When Grid Transformation Becomes a National Imperative
Steve Mitnick is President of Lines Up, Inc., Editor-in-Chief of Public Utilities Fortnightly, author of “Lines Down: How We Pay, Use, Value Grid Electricity Amid the Storm,” formerly an expert witness that testified before utility regulatory commissions of six states, the District of Columbia, the Federal Energy Regulatory Commission, and in Canada, and a faculty member at Georgetown University teaching undergraduate microeconomics, macroeconomics and statistics. He’s not sure he’ll still be PUF’s chief editor when the time of big things comes but he hopes so.
Virtually all of us know this. To even come close to attaining the climate change policy goals we oftentimes hear from political leaders, the media and the public, the nation must make historic investments in the grid's transmission and energy storage.
The nation must, if it is to come close to these goals, summon the will and reach deep into its pocketbook. To accelerate research in these technologies. To fast-track through the obstacles to construct infrastructure of all kinds that have festered.
And to build like the dickens. At a pace and scale reminiscent of the heroic Niagara Project highlighted in this issue of Public Utilities Fortnightly. At the pace and scale of when the country installed the interstate highway system and of when the space program landed an astronaut on the moon for the first time.
Actually, the task is taller than that. The nation must simultaneously make unprecedented investments in the grid's resilience. As cyber, natural and physical threats grow alarmingly. As our society's dependence on uninterrupted electricity grows.
A side note. Consider this. When we've electrified transportation in a couple of decades - more or less - what happens if there's a week-long interruption to the supply of electricity? Or longer? Not good.
When we step away from our industry gatherings, regulatory hearings, engineering designs, and financial spreadsheets, we also know this. Few of our fellow citizens comprehend the challenges and costs ahead as do we.
It's not for lack of trying on our part. Many of us have made the case more than once for projects to move the nation toward the clean and resilient grid that is so broadly wanted and demanded. Our batting average however is so low it would get us "designated for assignment" if there was such a measure of failure in our line of work as there is in major league baseball.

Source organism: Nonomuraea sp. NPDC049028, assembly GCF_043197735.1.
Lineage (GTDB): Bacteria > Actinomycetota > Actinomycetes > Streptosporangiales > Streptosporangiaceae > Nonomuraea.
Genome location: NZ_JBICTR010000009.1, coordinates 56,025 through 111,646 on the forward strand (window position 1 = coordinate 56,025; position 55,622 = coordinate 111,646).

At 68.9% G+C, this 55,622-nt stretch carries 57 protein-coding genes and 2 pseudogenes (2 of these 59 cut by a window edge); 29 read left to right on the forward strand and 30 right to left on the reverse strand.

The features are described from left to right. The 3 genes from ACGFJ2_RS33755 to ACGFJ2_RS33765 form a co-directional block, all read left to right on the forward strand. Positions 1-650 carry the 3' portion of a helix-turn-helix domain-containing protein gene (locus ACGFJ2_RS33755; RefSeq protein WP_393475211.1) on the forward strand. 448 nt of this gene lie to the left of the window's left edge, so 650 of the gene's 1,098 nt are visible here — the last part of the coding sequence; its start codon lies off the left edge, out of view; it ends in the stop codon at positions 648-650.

Our models to thoroughly demonstrate the benefits-to-costs of climate change and resilience projects are necessarily too complex to compel. Our locations - for transmission projects particularly - stir fierce skirmishes with nearby folks who see no tangible benefit from intrusions into their status quos. Our approval processes require projects to jump through multiple hoops which practically invites competing economic interests to take clear and deadly shots.
And so, as PUF's chief editor, I constantly find frustration when looking around for hope that investments needed to combat climate change and to improve resilience will make it from the conceptualization stage all the way to construction and completion. It's enough to drive this industry veteran to drink. Which I do not. Not as of yet.
Though, not surprisingly, I am hopeful. And this is why.
One of the distinctive characteristics of Americans is that when we do finally summon the will to do big things we really do marshal enormous resources to get them done. History proves the point time and again.
I don't pretend to project how the political winds will blow. But it seems like a safe bet that making the grid cleaner and more resilient will eventually become a high political priority. And when that happens, political leaders won't stand for the roadblocks of yore.
Like blocking a major project with outsized impact on renewable power development just because a few property owners are opposed, or because a competing company wants to slow it down, or because its costs would raise residential rates by a dollar per month or two.
When President Dwight Eisenhower got the interstate highway system jump-started, he persuaded people that it was a military imperative, to hasten the transportation of forces and equipment in times of a national defense emergency. When his successor, President John Kennedy, got the space program jump-started, he persuaded people that it was a test of our character, to prove that our way of life would prevail over communism.
Perhaps, just perhaps, when a future President gets the grid transformation jump-started, she shall persuade people that it is a matter of survival. After that stirring speech in the Halls of Congress, I suppose those frustrating barriers to needed projects will fall one by one. In that time, people won't put up with the folks who oppose on the basis of their narrow self-interests. In that time, if only for a few sweet years, the country will be united in doing big things again.